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Still Life Paintings

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At Carré d'artistes, discover contemporary paintings which renew the forms, the colours and the usual compositions of this theme. A still life is a particular kind of painting: it represents inanimate elements whose arrangement is defined by the artist. This theme was very popular in the history of painting from the 17th to the 20th century. 

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Why buy a still life painting?

Let yourself be seduced by musical instruments, mirrors, but also fruits and flowers, the modern still life painting is without doubt an ideal gift. 

The painting transmits emotion and simplicity, you will be transported in an authentic world, the vanity of these paintings bring warmth to your interior decoration.

What are the elements represented in still life paintings?
A still life painting is a pictorial art genre that represents inanimate elements of nature such as fruit and flowers, but also dead objects and animals.

Characteristics of still life painting

What are the characteristics of a contemporary still life painting?

The representation of a group of inanimate objects is the subject of the painting: the way in which each element is arranged in relation to the others and the way in which they interact with each other defines the charm and beauty of these paintings. 

Often these paintings are related to food or tableware, but not only: there are also still lifes depicting other types of everyday objects, of a particular job for example, or paintings of flower pots, like Van Gogh's Sunflowers. The possibility of composition is infinite. There is a very intimate, confidential dimension to these paintings, and a profound silence that comes from the stillness of the objects depicted. 

Definition of Still Life 

A still life is a painting that depicts inert objects belonging to the kingdom of nature or products of human industry. Other terms are or have been used for this theme: silent life, restful nature or inanimate nature.


The term "still life" appeared in France in the 18th century. Before that, the term "cose naturali" (natural things) was used to designate this type of painting. 

In ancient times, the art of mimicry, of pure reproduction, was very important: it was necessary to reproduce things according to reality, as faithfully as possible. In the Middle Ages, there is almost no trace of still life paintings. The era turned more towards symbolism, allegory and paintings were reserved for religion. 

It was in the 17th century that paintings of objects took on an important role. The genre developed rapidly, particularly in the North, in Holland and Flanders, which created two distinct schools: the Dutch school and the Flemish school. 

The first is a bourgeois painting, of small format, with few objects represented; the second is also bourgeois, with an accumulation of objects on large formats, whose moral is that of the vanity of life. Still lifes developed throughout Europe, particularly in France and Spain, which were the other two schools of still life painting.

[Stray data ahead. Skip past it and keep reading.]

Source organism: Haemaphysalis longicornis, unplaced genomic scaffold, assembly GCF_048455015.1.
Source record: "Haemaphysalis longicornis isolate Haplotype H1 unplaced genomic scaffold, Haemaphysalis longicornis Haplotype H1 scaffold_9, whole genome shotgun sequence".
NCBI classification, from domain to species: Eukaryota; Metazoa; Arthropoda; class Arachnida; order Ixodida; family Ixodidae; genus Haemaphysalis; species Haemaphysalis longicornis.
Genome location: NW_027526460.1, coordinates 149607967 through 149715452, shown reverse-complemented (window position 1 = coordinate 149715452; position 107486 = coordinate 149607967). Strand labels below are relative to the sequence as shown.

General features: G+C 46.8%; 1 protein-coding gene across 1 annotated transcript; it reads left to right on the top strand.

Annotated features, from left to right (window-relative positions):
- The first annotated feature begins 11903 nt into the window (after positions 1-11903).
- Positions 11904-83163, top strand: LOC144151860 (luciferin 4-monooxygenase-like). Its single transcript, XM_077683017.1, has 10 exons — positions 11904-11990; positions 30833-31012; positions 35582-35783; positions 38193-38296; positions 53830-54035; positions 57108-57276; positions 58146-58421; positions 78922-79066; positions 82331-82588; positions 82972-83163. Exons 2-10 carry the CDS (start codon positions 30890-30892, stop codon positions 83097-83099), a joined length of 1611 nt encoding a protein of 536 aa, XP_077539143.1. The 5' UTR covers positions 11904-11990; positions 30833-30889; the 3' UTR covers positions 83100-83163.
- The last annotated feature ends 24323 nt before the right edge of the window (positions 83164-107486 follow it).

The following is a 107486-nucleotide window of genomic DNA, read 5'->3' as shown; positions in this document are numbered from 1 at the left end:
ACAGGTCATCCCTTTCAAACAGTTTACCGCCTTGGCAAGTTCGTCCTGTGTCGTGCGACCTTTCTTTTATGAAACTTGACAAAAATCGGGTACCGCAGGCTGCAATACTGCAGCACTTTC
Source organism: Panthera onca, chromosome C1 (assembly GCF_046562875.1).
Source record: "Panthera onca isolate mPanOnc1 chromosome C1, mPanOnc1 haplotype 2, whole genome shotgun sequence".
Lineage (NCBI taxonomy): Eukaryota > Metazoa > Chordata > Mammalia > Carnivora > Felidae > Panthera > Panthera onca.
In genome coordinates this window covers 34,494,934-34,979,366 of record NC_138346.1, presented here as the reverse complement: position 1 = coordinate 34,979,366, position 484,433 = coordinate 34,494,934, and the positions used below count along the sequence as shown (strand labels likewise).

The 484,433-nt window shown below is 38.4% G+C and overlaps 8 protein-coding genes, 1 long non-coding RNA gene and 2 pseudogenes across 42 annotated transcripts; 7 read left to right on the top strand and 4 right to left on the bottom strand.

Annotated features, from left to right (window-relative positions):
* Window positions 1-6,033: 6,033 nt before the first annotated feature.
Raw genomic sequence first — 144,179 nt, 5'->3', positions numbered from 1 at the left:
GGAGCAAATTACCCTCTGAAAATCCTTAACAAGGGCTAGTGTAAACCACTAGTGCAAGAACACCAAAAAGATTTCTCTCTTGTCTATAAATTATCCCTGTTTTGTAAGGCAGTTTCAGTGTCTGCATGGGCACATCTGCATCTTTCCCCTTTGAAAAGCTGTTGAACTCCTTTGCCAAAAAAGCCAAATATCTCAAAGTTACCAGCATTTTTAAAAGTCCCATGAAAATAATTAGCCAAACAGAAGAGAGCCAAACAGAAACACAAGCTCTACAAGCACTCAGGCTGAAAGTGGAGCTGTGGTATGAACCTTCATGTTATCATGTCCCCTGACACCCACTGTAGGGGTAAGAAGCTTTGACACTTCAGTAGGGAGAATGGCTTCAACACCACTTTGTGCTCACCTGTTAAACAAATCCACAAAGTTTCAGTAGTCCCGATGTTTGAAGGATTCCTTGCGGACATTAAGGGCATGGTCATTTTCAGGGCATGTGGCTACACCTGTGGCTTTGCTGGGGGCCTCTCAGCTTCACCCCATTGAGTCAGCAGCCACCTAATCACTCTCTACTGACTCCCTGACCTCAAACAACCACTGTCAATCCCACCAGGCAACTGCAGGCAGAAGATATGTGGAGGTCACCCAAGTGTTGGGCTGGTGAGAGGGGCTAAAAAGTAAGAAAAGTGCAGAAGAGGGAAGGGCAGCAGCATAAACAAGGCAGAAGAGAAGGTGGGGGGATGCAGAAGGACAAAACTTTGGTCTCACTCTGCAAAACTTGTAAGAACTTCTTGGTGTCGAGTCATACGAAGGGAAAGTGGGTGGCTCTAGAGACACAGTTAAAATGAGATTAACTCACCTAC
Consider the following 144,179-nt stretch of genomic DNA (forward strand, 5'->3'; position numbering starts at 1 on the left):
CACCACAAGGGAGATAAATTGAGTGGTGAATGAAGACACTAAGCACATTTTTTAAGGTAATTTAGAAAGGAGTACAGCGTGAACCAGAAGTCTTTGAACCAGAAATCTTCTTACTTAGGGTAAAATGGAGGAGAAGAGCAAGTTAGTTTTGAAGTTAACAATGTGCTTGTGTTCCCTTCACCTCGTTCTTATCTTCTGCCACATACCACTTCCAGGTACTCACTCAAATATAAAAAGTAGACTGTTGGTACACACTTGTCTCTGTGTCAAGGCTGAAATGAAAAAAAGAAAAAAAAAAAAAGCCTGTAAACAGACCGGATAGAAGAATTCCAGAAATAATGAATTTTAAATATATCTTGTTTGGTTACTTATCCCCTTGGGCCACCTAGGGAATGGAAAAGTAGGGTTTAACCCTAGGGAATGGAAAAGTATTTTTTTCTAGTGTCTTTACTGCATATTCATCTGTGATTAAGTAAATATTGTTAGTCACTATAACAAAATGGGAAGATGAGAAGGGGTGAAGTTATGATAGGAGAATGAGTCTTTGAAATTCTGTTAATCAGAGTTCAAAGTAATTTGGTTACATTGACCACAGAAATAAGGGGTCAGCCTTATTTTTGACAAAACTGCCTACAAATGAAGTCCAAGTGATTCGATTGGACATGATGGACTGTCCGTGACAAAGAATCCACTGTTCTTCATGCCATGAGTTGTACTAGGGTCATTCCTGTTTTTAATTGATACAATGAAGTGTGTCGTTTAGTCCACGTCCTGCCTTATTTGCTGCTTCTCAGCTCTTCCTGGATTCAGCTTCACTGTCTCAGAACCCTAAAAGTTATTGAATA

Still life has often been considered a minor genre, as opposed to history or portrait painting, but over time it has evolved. 

This theme is the most complex in the history of painting because it pushes painters to study objects and the environment in which they evolve at length. Over the centuries, the object becomes an accessory, then a symbol (vanity) to become a main subject in its own right where aesthetics takes precedence over its simple representation.

What was the golden age of still life painting in Europe?

It was in the 17th century in the northern countries where three themes emerged: served tables, flowers and vanities

Meaning of the objects 


  • The crab represents resurrection, shedding its shell in the spring to take on a new one. The crab and the lobster can also symbolise inconstancy and instability because of their characteristic gait, which makes them move backwards.
  • Fruits, vegetables and game illustrate the reckless abuse of sensual pleasures.
  • The lemon peel, peeled in a spiral, may represent the course of earthly life, during which the individual frees his or her spirit from its material envelope, to arrive at the pulp of the spiritual essence.
  • The grape is a symbol of the Passion of Jesus Christ. Presented as the origin of wine, it is associated with the blood of Christ. 
  • The cut roses and the overturned cup represent youth struck down.
  • The hourglass and the glass half-filled with water invoke the inexorable flow of life. 


Still life painters 

Still life with apples and oranges by Paul Cézanne (1895-1900).
Caravaggio was the first great painter to paint still lifes with fruit in 1599
Jean Siméon Chardin (The Stingray)

There was little renewal of the genre in the 19th century, even if the paintings of Delacroix, for example, or Goya, are unpublished. But it was above all Cézanne who renewed the genre with his new spirit and his colourful brush. He initiated a new path, which the greatest artists of the 20th century, such as Picasso and Dali, would take up. 

At Carré d'artistes, discover contemporary still life paintings, such as Pascal Lionnet and Laurent Bergues, who explore the possibilities and revive the symbolic and aesthetic power of this type of painting. 

Discover our selections of modern still life paintings thanks to our numerous still life painters!

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